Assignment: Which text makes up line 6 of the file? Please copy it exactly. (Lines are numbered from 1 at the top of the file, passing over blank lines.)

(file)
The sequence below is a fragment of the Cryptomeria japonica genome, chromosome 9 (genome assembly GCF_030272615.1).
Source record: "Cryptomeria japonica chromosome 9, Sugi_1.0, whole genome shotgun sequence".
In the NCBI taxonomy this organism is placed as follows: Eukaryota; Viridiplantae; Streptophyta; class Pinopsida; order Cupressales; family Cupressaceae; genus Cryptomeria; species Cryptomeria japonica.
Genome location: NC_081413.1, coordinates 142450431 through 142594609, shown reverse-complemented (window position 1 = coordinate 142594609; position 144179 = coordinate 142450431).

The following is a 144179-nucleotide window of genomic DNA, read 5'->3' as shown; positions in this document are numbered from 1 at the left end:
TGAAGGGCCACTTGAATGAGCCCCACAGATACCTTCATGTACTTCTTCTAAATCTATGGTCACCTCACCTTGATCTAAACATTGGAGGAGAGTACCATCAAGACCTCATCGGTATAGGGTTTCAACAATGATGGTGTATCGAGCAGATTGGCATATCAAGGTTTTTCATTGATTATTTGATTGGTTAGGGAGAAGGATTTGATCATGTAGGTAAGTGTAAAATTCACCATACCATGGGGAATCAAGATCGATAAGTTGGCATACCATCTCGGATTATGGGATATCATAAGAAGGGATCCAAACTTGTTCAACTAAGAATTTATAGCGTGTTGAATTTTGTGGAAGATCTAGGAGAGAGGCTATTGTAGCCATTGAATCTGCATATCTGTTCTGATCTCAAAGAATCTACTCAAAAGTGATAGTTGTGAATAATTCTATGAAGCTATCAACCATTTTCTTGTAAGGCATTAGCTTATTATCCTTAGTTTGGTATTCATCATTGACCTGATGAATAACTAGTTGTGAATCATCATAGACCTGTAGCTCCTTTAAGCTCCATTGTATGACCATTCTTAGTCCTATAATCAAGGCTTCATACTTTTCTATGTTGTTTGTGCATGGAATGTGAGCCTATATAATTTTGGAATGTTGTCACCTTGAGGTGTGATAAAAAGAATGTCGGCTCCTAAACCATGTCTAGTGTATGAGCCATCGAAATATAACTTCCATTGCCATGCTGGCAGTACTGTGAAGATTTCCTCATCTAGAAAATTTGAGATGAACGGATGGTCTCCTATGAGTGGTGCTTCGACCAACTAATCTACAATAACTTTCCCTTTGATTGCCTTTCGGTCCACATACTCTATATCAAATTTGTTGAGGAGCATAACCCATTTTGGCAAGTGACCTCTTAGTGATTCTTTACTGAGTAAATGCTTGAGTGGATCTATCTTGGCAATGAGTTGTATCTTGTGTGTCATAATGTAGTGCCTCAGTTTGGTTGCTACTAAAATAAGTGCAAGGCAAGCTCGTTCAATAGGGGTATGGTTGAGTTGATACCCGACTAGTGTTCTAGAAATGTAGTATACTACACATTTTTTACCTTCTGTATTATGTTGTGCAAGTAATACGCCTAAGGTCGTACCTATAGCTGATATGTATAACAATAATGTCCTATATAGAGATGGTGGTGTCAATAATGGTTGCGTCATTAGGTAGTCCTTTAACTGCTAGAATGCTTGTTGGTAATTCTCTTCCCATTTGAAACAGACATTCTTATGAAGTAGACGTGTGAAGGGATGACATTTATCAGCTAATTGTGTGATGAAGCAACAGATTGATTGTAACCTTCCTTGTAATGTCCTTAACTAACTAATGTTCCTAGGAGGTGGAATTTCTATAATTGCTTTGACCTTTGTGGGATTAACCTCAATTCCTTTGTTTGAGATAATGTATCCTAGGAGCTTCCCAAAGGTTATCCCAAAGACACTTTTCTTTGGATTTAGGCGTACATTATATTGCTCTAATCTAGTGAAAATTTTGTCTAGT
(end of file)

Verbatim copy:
TGAAGGGCCACTTGAATGAGCCCCACAGATACCTTCATGTACTTCTTCTAAATCTATGGTCACCTCACCTTGATCTAAACATTGGAGGAGAGTACCATCAAGACCTCATCGGTATAGGGTTTCAACAATGATGGTGTATCGAGCAGATTGGCATATCAAGGTTTTTCATTGATTATTTGATTGGTTAGGGAGAAGGATTTGATCATGTAGGTAAGTGTAAAATTCACCATACCATGGGGAATCAAGATCGATAAGTTGGCATACCATCTCGGATTATGGGATATCATAAGAAGGGATCCAAACTTGTTCAACTAAGAATTTATAGCGTGTTGAATTTTGTGGAAGATCTAGGAGAGAGGCTATTGTAGCCATTGAATCTGCATATCTGTTCTGATCTCAAAGAATCTACTCAAAAGTGATAGTTGTGAATAATTCTATGAAGCTATCAACCATTTTCTTGTAAGGCATTAGCTTATTATCCTTAGTTTGGTATTCATCATTGACCTGATGAATAACTAGTTGTGAATCATCATAGACCTGTAGCTCCTTTAAGCTCCATTGTATGACCATTCTTAGTCCTATAATCAAGGCTTCATACTTTTCTATGTTGTTTGTGCATGGAATGTGAGCCTATATAATTTTGGAATGTTGTCACCTTGAGGTGTGATAAAAAGAATGTCGGCTCCTAAACCATGTCTAGTGTATGAGCCATCGAAATATAACTTCCATTGCCATGCTGGCAGTACTGTGAAGATTTCCTCATCTAGAAAATTTGAGATGAACGGATGGTCTCCTATGAGTGGTGCTTCGACCAACTAATCTACAATAACTTTCCCTTTGATTGCCTTTCGGTCCACATACTCTATATCAAATTTGTTGAGGAGCATAACCCATTTTGGCAAGTGACCTCTTAGTGATTCTTTACTGAGTAAATGCTTGAGTGGATCTATCTTGGCAATGAGTTGTATCTTGTGTGTCATAATGTAGTGCCTCAGTTTGGTTGCTACTAAAATAAGTGCAAGGCAAGCTCGTTCAATAGGGGTATGGTTGAGTTGATACCCGACTAGTGTTCTAGAAATGTAGTATACTACACATTTTTTACCTTCTGTATTATGTTGTGCAAGTAATACGCCTAAGGTCGTACCTATAGCTGATATGTATAACAATAATGTCCTATATAGAGATGGTGGTGTCAATAATGGTTGCGTCATTAGGTAGTCCTTTAACTGCTAGAATGCTTGTTGGTAATTCTCTTCCCATTTGAAACAGACATTCTTATGAAGTAGACGTGTGAAGGGATGACATTTATCAGCTAATTGTGTGATGAAGCAACAGATTGATTGTAACCTTCCTTGTAATGTCCTTAACTAACTAATGTTCCTAGGAGGTGGAATTTCTATAATTGCTTTGACCTTTGTGGGATTAACCTCAATTCCTTTGTTTGAGATAATGTATCCTAGGAGCTTCCCAAAGGTTATCCCAAAGACACTTTTCTTTGGATTTAGGCGTACATTATATTGCTCTAATCTAGTGAAAATTTTGTCTAGT